Tuberculosis spreads via breath, not just coughs, study shows

Tiny aerosols released when breathing may play a larger role in spreading tuberculosis than coughing, which has been long thought the main route of transmission, The New York Times reports. 

While coughing is the main symptom of the disease, the Times cited research presented Oct. 19 during the 52nd Union World Conference on Lung Health that showed as much as 90 percent of TB bacteria may be carried in tiny aerosols that are released when an infected person exhales deeply. 

The new findings don't change the understanding that a cough can send more Mycobacterium tuberculosis, which causes TB infections, into the air than a single breath. 

If an infected person with TB breaths 22,000 times per day and coughs 500 times, however, coughing would account for just 7 percent of the total bacteria emitted by that person, Ryan Dinkele, a graduate student at the University of Cape Town in South Africa who presented the findings at the conference, told the Times.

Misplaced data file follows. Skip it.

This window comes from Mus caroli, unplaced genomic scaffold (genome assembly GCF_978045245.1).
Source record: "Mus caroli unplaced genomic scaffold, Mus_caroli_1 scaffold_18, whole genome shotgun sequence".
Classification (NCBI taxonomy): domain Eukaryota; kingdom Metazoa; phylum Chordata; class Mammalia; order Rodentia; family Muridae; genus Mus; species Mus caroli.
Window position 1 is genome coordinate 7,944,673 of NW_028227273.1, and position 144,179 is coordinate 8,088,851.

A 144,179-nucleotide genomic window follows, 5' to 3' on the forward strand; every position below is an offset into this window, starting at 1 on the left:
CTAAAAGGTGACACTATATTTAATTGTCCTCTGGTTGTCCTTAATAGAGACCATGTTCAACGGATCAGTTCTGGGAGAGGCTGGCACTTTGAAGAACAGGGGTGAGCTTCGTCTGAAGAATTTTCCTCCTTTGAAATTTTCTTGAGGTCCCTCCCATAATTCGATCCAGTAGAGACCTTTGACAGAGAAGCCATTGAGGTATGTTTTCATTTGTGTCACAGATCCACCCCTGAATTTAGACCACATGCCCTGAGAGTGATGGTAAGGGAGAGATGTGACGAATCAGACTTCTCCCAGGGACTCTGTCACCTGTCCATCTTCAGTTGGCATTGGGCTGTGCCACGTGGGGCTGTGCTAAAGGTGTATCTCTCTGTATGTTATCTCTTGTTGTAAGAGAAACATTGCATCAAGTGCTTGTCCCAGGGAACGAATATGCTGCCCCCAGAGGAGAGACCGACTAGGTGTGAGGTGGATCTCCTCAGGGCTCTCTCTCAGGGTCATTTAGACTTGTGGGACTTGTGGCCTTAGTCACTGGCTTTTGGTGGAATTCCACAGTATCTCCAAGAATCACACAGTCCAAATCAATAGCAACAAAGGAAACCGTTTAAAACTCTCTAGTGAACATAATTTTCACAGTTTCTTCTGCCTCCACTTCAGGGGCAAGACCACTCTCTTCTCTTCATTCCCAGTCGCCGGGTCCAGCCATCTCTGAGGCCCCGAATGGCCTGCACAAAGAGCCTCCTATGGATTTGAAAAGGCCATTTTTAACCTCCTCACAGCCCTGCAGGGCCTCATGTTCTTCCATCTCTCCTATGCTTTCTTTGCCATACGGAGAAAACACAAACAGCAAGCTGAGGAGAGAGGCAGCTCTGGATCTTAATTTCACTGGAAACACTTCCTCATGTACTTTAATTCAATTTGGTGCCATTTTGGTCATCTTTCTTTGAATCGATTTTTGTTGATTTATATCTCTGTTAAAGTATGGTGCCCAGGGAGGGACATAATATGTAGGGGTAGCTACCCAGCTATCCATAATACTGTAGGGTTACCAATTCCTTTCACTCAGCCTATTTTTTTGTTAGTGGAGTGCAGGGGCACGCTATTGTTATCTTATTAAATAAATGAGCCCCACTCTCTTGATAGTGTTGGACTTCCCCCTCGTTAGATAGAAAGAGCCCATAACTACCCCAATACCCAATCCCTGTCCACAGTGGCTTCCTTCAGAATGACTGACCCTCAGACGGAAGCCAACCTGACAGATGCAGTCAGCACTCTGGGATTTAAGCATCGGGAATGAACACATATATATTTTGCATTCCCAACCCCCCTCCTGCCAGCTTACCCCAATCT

SARS-CoV-2, the virus that causes COVID-19, also spreads through aerosols, and the new research suggests the same protective measures used to limit the spread of COVID-19 — such as wearing masks and gathering only in well-ventilated spaces — may also be an important way to reduce TB transmission. 

The COVID-19 pandemic has severely disrupted global progress in treating and preventing TB, with about 1.5 million TB deaths reported globally last year — the first increase since 2005, according to an Oct. 14 World Health Organization report

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